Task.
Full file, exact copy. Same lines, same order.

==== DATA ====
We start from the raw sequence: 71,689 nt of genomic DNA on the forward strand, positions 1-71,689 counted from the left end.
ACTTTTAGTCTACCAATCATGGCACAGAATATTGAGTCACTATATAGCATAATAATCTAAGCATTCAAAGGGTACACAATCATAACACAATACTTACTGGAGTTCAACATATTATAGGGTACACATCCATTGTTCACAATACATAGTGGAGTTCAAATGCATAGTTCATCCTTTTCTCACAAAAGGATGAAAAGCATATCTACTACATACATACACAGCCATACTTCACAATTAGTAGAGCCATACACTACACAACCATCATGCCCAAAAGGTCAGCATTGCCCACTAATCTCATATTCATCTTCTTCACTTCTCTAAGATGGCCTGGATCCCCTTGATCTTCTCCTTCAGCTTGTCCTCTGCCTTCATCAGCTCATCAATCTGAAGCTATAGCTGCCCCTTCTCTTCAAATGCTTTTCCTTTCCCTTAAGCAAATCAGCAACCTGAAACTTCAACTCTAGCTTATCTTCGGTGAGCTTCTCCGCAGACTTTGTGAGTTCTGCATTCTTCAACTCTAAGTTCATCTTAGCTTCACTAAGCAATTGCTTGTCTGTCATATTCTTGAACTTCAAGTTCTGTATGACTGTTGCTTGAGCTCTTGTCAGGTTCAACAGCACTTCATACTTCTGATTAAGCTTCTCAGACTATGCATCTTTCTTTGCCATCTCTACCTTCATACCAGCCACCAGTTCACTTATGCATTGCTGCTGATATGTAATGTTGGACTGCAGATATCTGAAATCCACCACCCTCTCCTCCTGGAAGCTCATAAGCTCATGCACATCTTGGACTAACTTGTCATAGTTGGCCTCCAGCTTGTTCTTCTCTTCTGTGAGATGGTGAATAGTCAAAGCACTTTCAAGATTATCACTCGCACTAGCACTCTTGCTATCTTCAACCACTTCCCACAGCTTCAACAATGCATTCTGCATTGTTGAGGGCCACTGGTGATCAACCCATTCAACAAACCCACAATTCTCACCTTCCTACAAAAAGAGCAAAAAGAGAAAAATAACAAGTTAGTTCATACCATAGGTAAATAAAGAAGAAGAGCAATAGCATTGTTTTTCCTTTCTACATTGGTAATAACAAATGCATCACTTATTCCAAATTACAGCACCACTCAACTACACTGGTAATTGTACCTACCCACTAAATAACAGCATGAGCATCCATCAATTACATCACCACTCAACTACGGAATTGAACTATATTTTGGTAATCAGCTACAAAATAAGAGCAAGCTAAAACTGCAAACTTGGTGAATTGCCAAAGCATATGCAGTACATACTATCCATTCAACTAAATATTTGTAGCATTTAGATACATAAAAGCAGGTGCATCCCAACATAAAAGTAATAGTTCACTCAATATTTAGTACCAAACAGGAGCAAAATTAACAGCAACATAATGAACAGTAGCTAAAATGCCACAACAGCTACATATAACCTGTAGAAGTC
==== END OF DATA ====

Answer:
We start from the raw sequence: 71,689 nt of genomic DNA on the forward strand, positions 1-71,689 counted from the left end.
ACTTTTAGTCTACCAATCATGGCACAGAATATTGAGTCACTATATAGCATAATAATCTAAGCATTCAAAGGGTACACAATCATAACACAATACTTACTGGAGTTCAACATATTATAGGGTACACATCCATTGTTCACAATACATAGTGGAGTTCAAATGCATAGTTCATCCTTTTCTCACAAAAGGATGAAAAGCATATCTACTACATACATACACAGCCATACTTCACAATTAGTAGAGCCATACACTACACAACCATCATGCCCAAAAGGTCAGCATTGCCCACTAATCTCATATTCATCTTCTTCACTTCTCTAAGATGGCCTGGATCCCCTTGATCTTCTCCTTCAGCTTGTCCTCTGCCTTCATCAGCTCATCAATCTGAAGCTATAGCTGCCCCTTCTCTTCAAATGCTTTTCCTTTCCCTTAAGCAAATCAGCAACCTGAAACTTCAACTCTAGCTTATCTTCGGTGAGCTTCTCCGCAGACTTTGTGAGTTCTGCATTCTTCAACTCTAAGTTCATCTTAGCTTCACTAAGCAATTGCTTGTCTGTCATATTCTTGAACTTCAAGTTCTGTATGACTGTTGCTTGAGCTCTTGTCAGGTTCAACAGCACTTCATACTTCTGATTAAGCTTCTCAGACTATGCATCTTTCTTTGCCATCTCTACCTTCATACCAGCCACCAGTTCACTTATGCATTGCTGCTGATATGTAATGTTGGACTGCAGATATCTGAAATCCACCACCCTCTCCTCCTGGAAGCTCATAAGCTCATGCACATCTTGGACTAACTTGTCATAGTTGGCCTCCAGCTTGTTCTTCTCTTCTGTGAGATGGTGAATAGTCAAAGCACTTTCAAGATTATCACTCGCACTAGCACTCTTGCTATCTTCAACCACTTCCCACAGCTTCAACAATGCATTCTGCATTGTTGAGGGCCACTGGTGATCAACCCATTCAACAAACCCACAATTCTCACCTTCCTACAAAAAGAGCAAAAAGAGAAAAATAACAAGTTAGTTCATACCATAGGTAAATAAAGAAGAAGAGCAATAGCATTGTTTTTCCTTTCTACATTGGTAATAACAAATGCATCACTTATTCCAAATTACAGCACCACTCAACTACACTGGTAATTGTACCTACCCACTAAATAACAGCATGAGCATCCATCAATTACATCACCACTCAACTACGGAATTGAACTATATTTTGGTAATCAGCTACAAAATAAGAGCAAGCTAAAACTGCAAACTTGGTGAATTGCCAAAGCATATGCAGTACATACTATCCATTCAACTAAATATTTGTAGCATTTAGATACATAAAAGCAGGTGCATCCCAACATAAAAGTAATAGTTCACTCAATATTTAGTACCAAACAGGAGCAAAATTAACAGCAACATAATGAACAGTAGCTAAAATGCCACAACAGCTACATATAACCTGTAGAAGTC